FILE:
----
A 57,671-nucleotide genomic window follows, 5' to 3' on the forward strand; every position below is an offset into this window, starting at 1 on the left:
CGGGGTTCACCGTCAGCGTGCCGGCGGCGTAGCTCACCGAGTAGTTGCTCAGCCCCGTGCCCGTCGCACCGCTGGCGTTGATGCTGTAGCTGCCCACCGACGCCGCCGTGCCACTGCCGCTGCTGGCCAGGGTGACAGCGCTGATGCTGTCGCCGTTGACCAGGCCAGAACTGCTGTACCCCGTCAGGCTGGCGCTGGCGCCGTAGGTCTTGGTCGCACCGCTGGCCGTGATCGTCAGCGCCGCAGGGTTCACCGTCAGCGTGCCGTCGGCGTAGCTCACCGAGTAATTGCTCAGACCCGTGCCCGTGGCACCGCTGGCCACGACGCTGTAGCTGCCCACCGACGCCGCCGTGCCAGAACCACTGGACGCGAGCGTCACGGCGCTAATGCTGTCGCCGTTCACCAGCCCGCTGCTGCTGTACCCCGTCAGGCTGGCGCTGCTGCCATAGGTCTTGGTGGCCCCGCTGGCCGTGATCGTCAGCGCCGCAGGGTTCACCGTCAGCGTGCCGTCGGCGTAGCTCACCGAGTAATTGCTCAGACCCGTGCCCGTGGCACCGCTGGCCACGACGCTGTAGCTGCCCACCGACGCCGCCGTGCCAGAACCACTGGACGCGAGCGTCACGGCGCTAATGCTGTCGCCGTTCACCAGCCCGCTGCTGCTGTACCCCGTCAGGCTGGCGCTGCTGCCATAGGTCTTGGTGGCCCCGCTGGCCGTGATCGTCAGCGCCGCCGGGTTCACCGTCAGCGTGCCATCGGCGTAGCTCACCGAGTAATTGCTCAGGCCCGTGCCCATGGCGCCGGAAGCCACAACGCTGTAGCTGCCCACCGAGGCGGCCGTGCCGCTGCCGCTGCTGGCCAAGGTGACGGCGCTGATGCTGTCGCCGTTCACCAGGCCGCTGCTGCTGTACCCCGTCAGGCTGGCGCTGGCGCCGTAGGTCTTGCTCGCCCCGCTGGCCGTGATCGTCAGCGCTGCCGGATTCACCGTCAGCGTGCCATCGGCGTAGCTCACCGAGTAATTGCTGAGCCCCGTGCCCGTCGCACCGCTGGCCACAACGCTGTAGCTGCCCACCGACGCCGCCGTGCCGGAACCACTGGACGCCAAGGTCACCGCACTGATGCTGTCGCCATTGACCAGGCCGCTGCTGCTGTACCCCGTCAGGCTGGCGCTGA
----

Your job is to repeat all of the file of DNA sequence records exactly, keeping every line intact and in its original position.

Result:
A 57,671-nucleotide genomic window follows, 5' to 3' on the forward strand; every position below is an offset into this window, starting at 1 on the left:
CGGGGTTCACCGTCAGCGTGCCGGCGGCGTAGCTCACCGAGTAGTTGCTCAGCCCCGTGCCCGTCGCACCGCTGGCGTTGATGCTGTAGCTGCCCACCGACGCCGCCGTGCCACTGCCGCTGCTGGCCAGGGTGACAGCGCTGATGCTGTCGCCGTTGACCAGGCCAGAACTGCTGTACCCCGTCAGGCTGGCGCTGGCGCCGTAGGTCTTGGTCGCACCGCTGGCCGTGATCGTCAGCGCCGCAGGGTTCACCGTCAGCGTGCCGTCGGCGTAGCTCACCGAGTAATTGCTCAGACCCGTGCCCGTGGCACCGCTGGCCACGACGCTGTAGCTGCCCACCGACGCCGCCGTGCCAGAACCACTGGACGCGAGCGTCACGGCGCTAATGCTGTCGCCGTTCACCAGCCCGCTGCTGCTGTACCCCGTCAGGCTGGCGCTGCTGCCATAGGTCTTGGTGGCCCCGCTGGCCGTGATCGTCAGCGCCGCAGGGTTCACCGTCAGCGTGCCGTCGGCGTAGCTCACCGAGTAATTGCTCAGACCCGTGCCCGTGGCACCGCTGGCCACGACGCTGTAGCTGCCCACCGACGCCGCCGTGCCAGAACCACTGGACGCGAGCGTCACGGCGCTAATGCTGTCGCCGTTCACCAGCCCGCTGCTGCTGTACCCCGTCAGGCTGGCGCTGCTGCCATAGGTCTTGGTGGCCCCGCTGGCCGTGATCGTCAGCGCCGCCGGGTTCACCGTCAGCGTGCCATCGGCGTAGCTCACCGAGTAATTGCTCAGGCCCGTGCCCATGGCGCCGGAAGCCACAACGCTGTAGCTGCCCACCGAGGCGGCCGTGCCGCTGCCGCTGCTGGCCAAGGTGACGGCGCTGATGCTGTCGCCGTTCACCAGGCCGCTGCTGCTGTACCCCGTCAGGCTGGCGCTGGCGCCGTAGGTCTTGCTCGCCCCGCTGGCCGTGATCGTCAGCGCTGCCGGATTCACCGTCAGCGTGCCATCGGCGTAGCTCACCGAGTAATTGCTGAGCCCCGTGCCCGTCGCACCGCTGGCCACAACGCTGTAGCTGCCCACCGACGCCGCCGTGCCGGAACCACTGGACGCCAAGGTCACCGCACTGATGCTGTCGCCATTGACCAGGCCGCTGCTGCTGTACCCCGTCAGGCTGGCGCTGA